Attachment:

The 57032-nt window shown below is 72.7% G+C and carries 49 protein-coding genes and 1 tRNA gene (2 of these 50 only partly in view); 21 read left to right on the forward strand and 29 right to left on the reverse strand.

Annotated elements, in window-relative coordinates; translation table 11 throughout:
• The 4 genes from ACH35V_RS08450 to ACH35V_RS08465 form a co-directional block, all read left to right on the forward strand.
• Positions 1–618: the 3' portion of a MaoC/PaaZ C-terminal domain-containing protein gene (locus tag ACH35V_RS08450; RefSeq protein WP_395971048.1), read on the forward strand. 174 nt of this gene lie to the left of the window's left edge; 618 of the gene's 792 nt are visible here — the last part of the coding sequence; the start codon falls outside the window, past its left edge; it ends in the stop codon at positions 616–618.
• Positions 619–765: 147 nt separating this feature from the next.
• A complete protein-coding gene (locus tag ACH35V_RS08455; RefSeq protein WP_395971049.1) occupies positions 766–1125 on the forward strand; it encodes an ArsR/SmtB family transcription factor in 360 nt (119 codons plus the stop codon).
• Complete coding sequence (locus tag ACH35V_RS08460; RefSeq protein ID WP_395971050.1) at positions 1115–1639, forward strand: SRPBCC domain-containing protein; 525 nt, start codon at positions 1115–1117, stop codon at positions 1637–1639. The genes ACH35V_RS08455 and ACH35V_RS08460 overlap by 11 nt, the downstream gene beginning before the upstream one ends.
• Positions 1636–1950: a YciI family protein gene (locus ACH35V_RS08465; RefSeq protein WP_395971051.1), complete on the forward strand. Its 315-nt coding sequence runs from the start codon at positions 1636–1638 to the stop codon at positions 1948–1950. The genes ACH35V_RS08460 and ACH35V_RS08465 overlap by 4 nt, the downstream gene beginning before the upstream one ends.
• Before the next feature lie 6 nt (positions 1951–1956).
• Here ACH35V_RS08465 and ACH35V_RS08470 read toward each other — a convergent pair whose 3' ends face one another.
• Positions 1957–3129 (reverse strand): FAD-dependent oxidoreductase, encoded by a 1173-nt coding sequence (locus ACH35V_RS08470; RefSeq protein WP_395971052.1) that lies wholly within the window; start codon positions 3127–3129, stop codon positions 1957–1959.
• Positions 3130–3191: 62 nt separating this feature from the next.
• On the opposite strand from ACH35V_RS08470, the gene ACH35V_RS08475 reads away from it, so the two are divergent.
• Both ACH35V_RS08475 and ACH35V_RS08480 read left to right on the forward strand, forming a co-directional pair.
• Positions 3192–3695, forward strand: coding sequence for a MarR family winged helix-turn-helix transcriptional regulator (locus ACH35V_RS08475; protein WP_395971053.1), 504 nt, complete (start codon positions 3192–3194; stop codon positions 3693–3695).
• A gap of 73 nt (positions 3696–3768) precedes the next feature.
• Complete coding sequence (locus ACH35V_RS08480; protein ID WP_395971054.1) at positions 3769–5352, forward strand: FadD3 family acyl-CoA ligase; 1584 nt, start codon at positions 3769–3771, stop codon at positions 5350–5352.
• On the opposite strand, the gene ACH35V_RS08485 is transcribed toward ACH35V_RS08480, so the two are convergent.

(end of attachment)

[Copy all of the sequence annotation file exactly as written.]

The 57032-nt window shown below is 72.7% G+C and carries 49 protein-coding genes and 1 tRNA gene (2 of these 50 only partly in view); 21 read left to right on the forward strand and 29 right to left on the reverse strand.

Annotated elements, in window-relative coordinates; translation table 11 throughout:
• The 4 genes from ACH35V_RS08450 to ACH35V_RS08465 form a co-directional block, all read left to right on the forward strand.
• Positions 1–618: the 3' portion of a MaoC/PaaZ C-terminal domain-containing protein gene (locus tag ACH35V_RS08450; RefSeq protein WP_395971048.1), read on the forward strand. 174 nt of this gene lie to the left of the window's left edge; 618 of the gene's 792 nt are visible here — the last part of the coding sequence; the start codon falls outside the window, past its left edge; it ends in the stop codon at positions 616–618.
• Positions 619–765: 147 nt separating this feature from the next.
• A complete protein-coding gene (locus tag ACH35V_RS08455; RefSeq protein WP_395971049.1) occupies positions 766–1125 on the forward strand; it encodes an ArsR/SmtB family transcription factor in 360 nt (119 codons plus the stop codon).
• Complete coding sequence (locus tag ACH35V_RS08460; RefSeq protein ID WP_395971050.1) at positions 1115–1639, forward strand: SRPBCC domain-containing protein; 525 nt, start codon at positions 1115–1117, stop codon at positions 1637–1639. The genes ACH35V_RS08455 and ACH35V_RS08460 overlap by 11 nt, the downstream gene beginning before the upstream one ends.
• Positions 1636–1950: a YciI family protein gene (locus ACH35V_RS08465; RefSeq protein WP_395971051.1), complete on the forward strand. Its 315-nt coding sequence runs from the start codon at positions 1636–1638 to the stop codon at positions 1948–1950. The genes ACH35V_RS08460 and ACH35V_RS08465 overlap by 4 nt, the downstream gene beginning before the upstream one ends.
• Before the next feature lie 6 nt (positions 1951–1956).
• Here ACH35V_RS08465 and ACH35V_RS08470 read toward each other — a convergent pair whose 3' ends face one another.
• Positions 1957–3129 (reverse strand): FAD-dependent oxidoreductase, encoded by a 1173-nt coding sequence (locus ACH35V_RS08470; RefSeq protein WP_395971052.1) that lies wholly within the window; start codon positions 3127–3129, stop codon positions 1957–1959.
• Positions 3130–3191: 62 nt separating this feature from the next.
• On the opposite strand from ACH35V_RS08470, the gene ACH35V_RS08475 reads away from it, so the two are divergent.
• Both ACH35V_RS08475 and ACH35V_RS08480 read left to right on the forward strand, forming a co-directional pair.
• Positions 3192–3695, forward strand: coding sequence for a MarR family winged helix-turn-helix transcriptional regulator (locus ACH35V_RS08475; protein WP_395971053.1), 504 nt, complete (start codon positions 3192–3194; stop codon positions 3693–3695).
• A gap of 73 nt (positions 3696–3768) precedes the next feature.
• Complete coding sequence (locus ACH35V_RS08480; protein ID WP_395971054.1) at positions 3769–5352, forward strand: FadD3 family acyl-CoA ligase; 1584 nt, start codon at positions 3769–3771, stop codon at positions 5350–5352.
• On the opposite strand, the gene ACH35V_RS08485 is transcribed toward ACH35V_RS08480, so the two are convergent.